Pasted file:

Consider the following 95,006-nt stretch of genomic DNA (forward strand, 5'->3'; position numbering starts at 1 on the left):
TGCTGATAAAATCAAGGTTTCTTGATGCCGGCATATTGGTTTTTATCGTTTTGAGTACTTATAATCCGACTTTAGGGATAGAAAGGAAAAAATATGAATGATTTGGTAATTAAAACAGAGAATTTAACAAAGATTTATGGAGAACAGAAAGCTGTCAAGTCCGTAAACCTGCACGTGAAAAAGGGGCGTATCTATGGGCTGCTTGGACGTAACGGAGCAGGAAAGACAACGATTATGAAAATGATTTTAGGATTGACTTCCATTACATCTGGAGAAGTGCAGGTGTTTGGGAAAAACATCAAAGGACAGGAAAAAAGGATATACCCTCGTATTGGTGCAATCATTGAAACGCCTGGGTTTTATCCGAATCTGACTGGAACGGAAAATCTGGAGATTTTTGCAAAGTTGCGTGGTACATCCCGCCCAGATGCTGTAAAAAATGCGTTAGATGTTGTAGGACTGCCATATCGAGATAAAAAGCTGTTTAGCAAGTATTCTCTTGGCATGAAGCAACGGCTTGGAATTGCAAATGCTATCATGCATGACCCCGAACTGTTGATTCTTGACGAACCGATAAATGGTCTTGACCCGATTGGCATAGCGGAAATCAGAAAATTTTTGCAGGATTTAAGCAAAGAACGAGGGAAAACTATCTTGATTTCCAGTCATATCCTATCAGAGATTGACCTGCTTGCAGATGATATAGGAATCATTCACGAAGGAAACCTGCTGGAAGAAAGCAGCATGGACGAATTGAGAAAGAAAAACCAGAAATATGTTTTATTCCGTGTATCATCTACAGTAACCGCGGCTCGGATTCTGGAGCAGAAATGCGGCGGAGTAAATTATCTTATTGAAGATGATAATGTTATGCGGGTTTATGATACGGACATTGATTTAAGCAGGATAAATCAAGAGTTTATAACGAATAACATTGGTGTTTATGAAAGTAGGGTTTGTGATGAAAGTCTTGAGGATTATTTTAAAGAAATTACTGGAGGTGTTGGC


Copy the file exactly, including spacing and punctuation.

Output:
Consider the following 95,006-nt stretch of genomic DNA (forward strand, 5'->3'; position numbering starts at 1 on the left):
TGCTGATAAAATCAAGGTTTCTTGATGCCGGCATATTGGTTTTTATCGTTTTGAGTACTTATAATCCGACTTTAGGGATAGAAAGGAAAAAATATGAATGATTTGGTAATTAAAACAGAGAATTTAACAAAGATTTATGGAGAACAGAAAGCTGTCAAGTCCGTAAACCTGCACGTGAAAAAGGGGCGTATCTATGGGCTGCTTGGACGTAACGGAGCAGGAAAGACAACGATTATGAAAATGATTTTAGGATTGACTTCCATTACATCTGGAGAAGTGCAGGTGTTTGGGAAAAACATCAAAGGACAGGAAAAAAGGATATACCCTCGTATTGGTGCAATCATTGAAACGCCTGGGTTTTATCCGAATCTGACTGGAACGGAAAATCTGGAGATTTTTGCAAAGTTGCGTGGTACATCCCGCCCAGATGCTGTAAAAAATGCGTTAGATGTTGTAGGACTGCCATATCGAGATAAAAAGCTGTTTAGCAAGTATTCTCTTGGCATGAAGCAACGGCTTGGAATTGCAAATGCTATCATGCATGACCCCGAACTGTTGATTCTTGACGAACCGATAAATGGTCTTGACCCGATTGGCATAGCGGAAATCAGAAAATTTTTGCAGGATTTAAGCAAAGAACGAGGGAAAACTATCTTGATTTCCAGTCATATCCTATCAGAGATTGACCTGCTTGCAGATGATATAGGAATCATTCACGAAGGAAACCTGCTGGAAGAAAGCAGCATGGACGAATTGAGAAAGAAAAACCAGAAATATGTTTTATTCCGTGTATCATCTACAGTAACCGCGGCTCGGATTCTGGAGCAGAAATGCGGCGGAGTAAATTATCTTATTGAAGATGATAATGTTATGCGGGTTTATGATACGGACATTGATTTAAGCAGGATAAATCAAGAGTTTATAACGAATAACATTGGTGTTTATGAAAGTAGGGTTTGTGATGAAAGTCTTGAGGATTATTTTAAAGAAATTACTGGAGGTGTTGGC